And now for something more light-hearted. This is for Intisar who requested: Puss in Boots/Pinecones.
A Sackful of Treasure
When Puss finally made it to the Valley of Jewels, he discovered that it was sadly misnamed. It would be far more accurate to call it a ravine, for it was a narrow cut between the shoulders of pine-tree-caped mountains.
It was also full of poisonous snakes, each capable of swallowing Puss whole and aggressive about defending the sparkling gemstones that lay strewn about their territory.
Puss looked thoughtfully down at the newly renamed Ravine of Jewels and Poisonous Snakes, an empty sack over his shoulder. He thought that his thick leather boots could withstand snake bites, provided the snakes confined themselves to his ankles.
He didn’t think that was very likely.
There was another adventurer already in the ravine, a muscular sort who leapt with indefatigable energy and nimbleness among the snakes. Puss watched admiringly as the man scooped up a sapphire as big as his fist, thrust it into his sack, and decapitated the snake who hissingly protested the theft. Two other snakes, sneakily slithering up behind him, were similarly dispatched.
The man’s sack bulged with his findings. He seized one last gemstone, a diamond with star fire at its heart, then bounded for the ravine wall as the irate snakes gathered for a final strike. He swarmed up the side with the snakes in pursuit, grabbed a waiting rope, and hauled himself up an overhang. A determined reptile attached itself to his ankle. He beat it off with the flat of his sword.
Puss looked around. Something sparkled nearby. Strolling up to it, he beheld a ruby hidden in the brown carpet of last year’s pine needles.
An idea occurred to him.
As the adventurer trotted up the path, Puss made a great show of pouncing on the ruby. He picked it up, made a disgusted face and a disappointed noise, then hurled the ruby into the ravine. It flashed red as it fell back among the snakes.
The adventurer stopped and stared.
Puss scrabbled among the needles and came up with pawfuls of pinecones. These he stuffed gleefully into his sack.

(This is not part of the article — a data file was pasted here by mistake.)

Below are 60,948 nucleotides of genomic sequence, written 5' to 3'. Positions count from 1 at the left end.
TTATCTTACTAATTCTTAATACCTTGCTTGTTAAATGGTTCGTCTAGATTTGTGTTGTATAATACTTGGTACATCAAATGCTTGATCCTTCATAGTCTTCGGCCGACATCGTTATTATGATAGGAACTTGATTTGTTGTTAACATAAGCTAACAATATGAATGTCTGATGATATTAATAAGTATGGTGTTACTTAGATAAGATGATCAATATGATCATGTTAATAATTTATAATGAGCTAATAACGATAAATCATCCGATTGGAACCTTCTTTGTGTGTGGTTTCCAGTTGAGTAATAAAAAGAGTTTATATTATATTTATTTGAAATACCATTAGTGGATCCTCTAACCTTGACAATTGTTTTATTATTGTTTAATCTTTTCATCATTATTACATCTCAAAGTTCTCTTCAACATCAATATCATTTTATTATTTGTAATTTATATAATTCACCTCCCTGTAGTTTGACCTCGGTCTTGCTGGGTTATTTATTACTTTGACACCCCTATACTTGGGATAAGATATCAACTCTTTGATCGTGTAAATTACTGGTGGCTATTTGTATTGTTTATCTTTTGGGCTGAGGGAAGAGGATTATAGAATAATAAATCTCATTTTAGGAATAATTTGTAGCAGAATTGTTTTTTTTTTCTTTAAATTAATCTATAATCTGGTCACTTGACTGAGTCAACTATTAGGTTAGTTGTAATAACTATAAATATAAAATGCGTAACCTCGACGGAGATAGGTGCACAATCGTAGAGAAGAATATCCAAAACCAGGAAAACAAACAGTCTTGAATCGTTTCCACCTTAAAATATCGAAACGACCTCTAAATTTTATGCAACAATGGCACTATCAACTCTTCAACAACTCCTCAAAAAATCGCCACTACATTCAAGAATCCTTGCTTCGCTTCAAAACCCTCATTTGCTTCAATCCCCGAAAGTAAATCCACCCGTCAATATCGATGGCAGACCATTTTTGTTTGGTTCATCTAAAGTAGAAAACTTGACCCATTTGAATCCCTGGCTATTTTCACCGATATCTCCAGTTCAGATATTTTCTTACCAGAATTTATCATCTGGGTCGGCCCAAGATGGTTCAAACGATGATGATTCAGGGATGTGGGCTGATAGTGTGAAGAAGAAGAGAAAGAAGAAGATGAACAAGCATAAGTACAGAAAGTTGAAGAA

“Wh-why?” stuttered the adventurer. “Why did you do that?”
“Hmm?” said Puss, still looking down.
“A ruby!” The adventurer windmilled his arms in agitation. “And you… you… just threw it away.”
“Pshaw! Who needs rubies? It’s these pinecones that are the real treasure.” Puss picked up another one, examined its rough brown surface, and placed it in his bag.
“What do you mean?”
“There are hundreds of ruby and diamond and emerald mines. But this is the only place in the world where Vitalis Coniferous grows.” Puss waved a paw at the pine trees.
“These pine trees. Life Trees, they’re called.” Puss held up a pinecone. “And these are used in the making of the Elixir of Life. The ultimate cure.”
The other’s eyed widened. “I’ve—heard of it,” he breathed. “Not even kings can afford it. An Emperor might.”
Puss beckoned the man closer. The adventurer bent down, till they were mouth to ear. “Drink enough of it, they say,” Puss whispered, “and you might even gain… immortality.”
The adventurer straightened. His face hardened with resolution. He slung the sack off his shoulder and dumped its glittering contents at Puss’ feet. Then he went on a mad hunt, hurling pinecones into his sack, showering the cat with old needles and dirt.
Puss shrugged. He went back to work, slower now.
When the adventurer left, his sack stuffed with pinecones, Puss sauntered over to the carelessly-left gemstones. Whistling softly, he shook the pinecones out of his own bag and replaced them with jewels.
Then he left the misnamed Valley, thinking he’d better start for home. Now. And fast.